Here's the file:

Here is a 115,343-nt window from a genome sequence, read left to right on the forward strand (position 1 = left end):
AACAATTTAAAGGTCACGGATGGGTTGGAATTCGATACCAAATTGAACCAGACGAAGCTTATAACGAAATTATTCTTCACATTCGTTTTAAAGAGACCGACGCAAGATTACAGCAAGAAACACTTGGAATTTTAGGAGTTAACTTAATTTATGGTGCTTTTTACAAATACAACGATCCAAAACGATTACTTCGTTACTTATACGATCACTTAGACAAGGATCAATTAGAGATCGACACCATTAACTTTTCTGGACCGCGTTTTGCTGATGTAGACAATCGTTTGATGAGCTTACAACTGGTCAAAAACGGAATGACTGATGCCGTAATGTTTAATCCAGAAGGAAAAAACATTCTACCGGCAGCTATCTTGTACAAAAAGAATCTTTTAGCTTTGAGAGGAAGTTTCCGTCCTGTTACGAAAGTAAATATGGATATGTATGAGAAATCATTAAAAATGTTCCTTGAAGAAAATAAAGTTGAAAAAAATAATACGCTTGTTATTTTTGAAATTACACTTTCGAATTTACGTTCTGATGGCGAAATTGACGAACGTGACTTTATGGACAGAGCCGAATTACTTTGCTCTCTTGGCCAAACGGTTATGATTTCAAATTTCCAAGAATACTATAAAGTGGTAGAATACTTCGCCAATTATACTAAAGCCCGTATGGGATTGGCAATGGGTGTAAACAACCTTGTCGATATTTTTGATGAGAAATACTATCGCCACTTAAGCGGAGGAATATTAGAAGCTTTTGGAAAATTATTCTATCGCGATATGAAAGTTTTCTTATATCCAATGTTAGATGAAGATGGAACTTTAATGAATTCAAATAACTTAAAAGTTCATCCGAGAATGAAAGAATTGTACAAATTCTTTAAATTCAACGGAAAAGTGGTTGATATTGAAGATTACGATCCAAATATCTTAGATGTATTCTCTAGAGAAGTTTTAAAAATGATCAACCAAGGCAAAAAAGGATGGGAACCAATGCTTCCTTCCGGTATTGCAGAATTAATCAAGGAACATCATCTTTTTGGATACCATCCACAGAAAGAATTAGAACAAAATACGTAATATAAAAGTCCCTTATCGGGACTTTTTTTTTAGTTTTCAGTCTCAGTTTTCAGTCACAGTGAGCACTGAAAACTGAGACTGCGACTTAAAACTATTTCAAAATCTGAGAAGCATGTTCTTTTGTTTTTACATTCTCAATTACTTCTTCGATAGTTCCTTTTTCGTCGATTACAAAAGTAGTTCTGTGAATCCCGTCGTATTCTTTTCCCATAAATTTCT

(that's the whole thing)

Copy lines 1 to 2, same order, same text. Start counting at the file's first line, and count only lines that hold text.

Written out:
Here is a 115,343-nt window from a genome sequence, read left to right on the forward strand (position 1 = left end):
AACAATTTAAAGGTCACGGATGGGTTGGAATTCGATACCAAATTGAACCAGACGAAGCTTATAACGAAATTATTCTTCACATTCGTTTTAAAGAGACCGACGCAAGATTACAGCAAGAAACACTTGGAATTTTAGGAGTTAACTTAATTTATGGTGCTTTTTACAAATACAACGATCCAAAACGATTACTTCGTTACTTATACGATCACTTAGACAAGGATCAATTAGAGATCGACACCATTAACTTTTCTGGACCGCGTTTTGCTGATGTAGACAATCGTTTGATGAGCTTACAACTGGTCAAAAACGGAATGACTGATGCCGTAATGTTTAATCCAGAAGGAAAAAACATTCTACCGGCAGCTATCTTGTACAAAAAGAATCTTTTAGCTTTGAGAGGAAGTTTCCGTCCTGTTACGAAAGTAAATATGGATATGTATGAGAAATCATTAAAAATGTTCCTTGAAGAAAATAAAGTTGAAAAAAATAATACGCTTGTTATTTTTGAAATTACACTTTCGAATTTACGTTCTGATGGCGAAATTGACGAACGTGACTTTATGGACAGAGCCGAATTACTTTGCTCTCTTGGCCAAACGGTTATGATTTCAAATTTCCAAGAATACTATAAAGTGGTAGAATACTTCGCCAATTATACTAAAGCCCGTATGGGATTGGCAATGGGTGTAAACAACCTTGTCGATATTTTTGATGAGAAATACTATCGCCACTTAAGCGGAGGAATATTAGAAGCTTTTGGAAAATTATTCTATCGCGATATGAAAGTTTTCTTATATCCAATGTTAGATGAAGATGGAACTTTAATGAATTCAAATAACTTAAAAGTTCATCCGAGAATGAAAGAATTGTACAAATTCTTTAAATTCAACGGAAAAGTGGTTGATATTGAAGATTACGATCCAAATATCTTAGATGTATTCTCTAGAGAAGTTTTAAAAATGATCAACCAAGGCAAAAAAGGATGGGAACCAATGCTTCCTTCCGGTATTGCAGAATTAATCAAGGAACATCATCTTTTTGGATACCATCCACAGAAAGAATTAGAACAAAATACGTAATATAAAAGTCCCTTATCGGGACTTTTTTTTTAGTTTTCAGTCTCAGTTTTCAGTCACAGTGAGCACTGAAAACTGAGACTGCGACTTAAAACTATTTCAAAATCTGAGAAGCATGTTCTTTTGTTTTTACATTCTCAATTACTTCTTCGATAGTTCCTTTTTCGTCGATTACAAAAGTAGTTCTGTGAATCCCGTCGTATTCTTTTCCCATAAATTTCT